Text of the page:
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This Is the One Cruise You Should Definitely Take Before You Die

A luxury river cruise on the Amazon River is exactly what it sounds like: a once-in-a-lifetime experience.

River cruise travel is having a moment and it’s no surprise. It’s in the sweet spot of cruising: appealing to travelers who have already done the ocean-cruise thing but are looking for something a little different, while also appealing to sworn no-way-never cruisers who are slowly coming around to the fact that these smaller ships offer all the convenience and relaxation of cruising as a mode of travel, minus the crowds and cookie-cutter design of large cruise ships. Now, add an award-winning chef, the feeling of being in a luxurious boutique hotel instead of a floating convention center, a focus on intimate and meaningful cultural experiences, and an itinerary that takes you into one of the world’s best places to spot wildlife, and–why are you not on this cruise already?

Few places have retained their mystery like the Peruvian Amazon. This might have something to do with the fact that there is no cell service or Wi-Fi once you enter it, so instead of firing off your moments in gif-filled Instagram stories, they have time to expand like the evening jungle air to accommodate an incredible volume of sound and feeling.

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I was a placard-carrying member of the never-cruise club until I sailed into Peru’s Amazon rainforest on the sleek and sexy 32-passenger Aria Amazon. The ship, the stylish rooms, the exquisite food, and the incredible crew were the epitome of luxury—but the surprising luxury was the slowing of time, so that four nights in the Amazon feels like the best 10-day vacation you’ve ever had.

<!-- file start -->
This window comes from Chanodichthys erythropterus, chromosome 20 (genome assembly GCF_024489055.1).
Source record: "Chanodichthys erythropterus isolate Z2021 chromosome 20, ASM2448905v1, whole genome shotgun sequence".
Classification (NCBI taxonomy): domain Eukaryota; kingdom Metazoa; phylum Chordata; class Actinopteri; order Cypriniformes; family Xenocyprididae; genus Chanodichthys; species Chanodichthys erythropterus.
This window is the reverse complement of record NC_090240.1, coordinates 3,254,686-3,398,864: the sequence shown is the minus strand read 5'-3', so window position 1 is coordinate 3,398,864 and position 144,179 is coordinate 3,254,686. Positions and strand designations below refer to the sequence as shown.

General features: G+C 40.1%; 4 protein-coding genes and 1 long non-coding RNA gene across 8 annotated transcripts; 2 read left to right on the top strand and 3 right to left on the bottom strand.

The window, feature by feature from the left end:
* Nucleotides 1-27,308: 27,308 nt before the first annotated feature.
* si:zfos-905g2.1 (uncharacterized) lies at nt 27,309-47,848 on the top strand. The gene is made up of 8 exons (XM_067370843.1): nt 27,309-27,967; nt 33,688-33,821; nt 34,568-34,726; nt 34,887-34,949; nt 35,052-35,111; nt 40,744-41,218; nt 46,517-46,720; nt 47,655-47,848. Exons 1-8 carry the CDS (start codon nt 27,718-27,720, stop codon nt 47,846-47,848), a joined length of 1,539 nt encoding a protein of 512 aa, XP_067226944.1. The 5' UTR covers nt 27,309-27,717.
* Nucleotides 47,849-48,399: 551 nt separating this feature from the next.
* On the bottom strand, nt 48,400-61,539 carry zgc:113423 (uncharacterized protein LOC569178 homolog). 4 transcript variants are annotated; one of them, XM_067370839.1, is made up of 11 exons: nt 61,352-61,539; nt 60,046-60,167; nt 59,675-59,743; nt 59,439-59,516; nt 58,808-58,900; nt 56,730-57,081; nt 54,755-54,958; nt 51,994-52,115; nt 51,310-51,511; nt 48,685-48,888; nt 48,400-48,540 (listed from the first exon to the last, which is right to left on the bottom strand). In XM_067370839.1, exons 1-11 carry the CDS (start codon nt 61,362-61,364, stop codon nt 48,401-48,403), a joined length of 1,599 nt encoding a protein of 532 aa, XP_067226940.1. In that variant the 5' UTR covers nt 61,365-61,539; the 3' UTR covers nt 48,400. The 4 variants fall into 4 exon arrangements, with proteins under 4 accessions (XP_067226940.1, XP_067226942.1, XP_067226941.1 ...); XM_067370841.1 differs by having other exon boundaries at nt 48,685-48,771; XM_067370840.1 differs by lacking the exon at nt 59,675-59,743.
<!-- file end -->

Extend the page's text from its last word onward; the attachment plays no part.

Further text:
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I met the romantic hero of my Amazon journey on day one, shortly after I arrived in Iquitos, the “Gateway to the Amazon.” As our group of 20 soaked in Peru’s warm morning sun at the Manatee Rescue Center, a short drive from Iquitos airport, we were introduced to some of the area’s wildlife and learned about vulnerable species and local conservation and education efforts. The center is an orphanage for rescued manatee babies whose mothers have been hunted and killed, but you will also find rehabilitating capuchins, macaws, turtles, and sea otters. I met a recovering three-toed sloth, and while he gently snored through our profound moment of connection, I knew this dopey ball of fur was why I was here…and silently vowed to spend the rest of my week, swinging from vine to vine if need be, until I found him in the wild.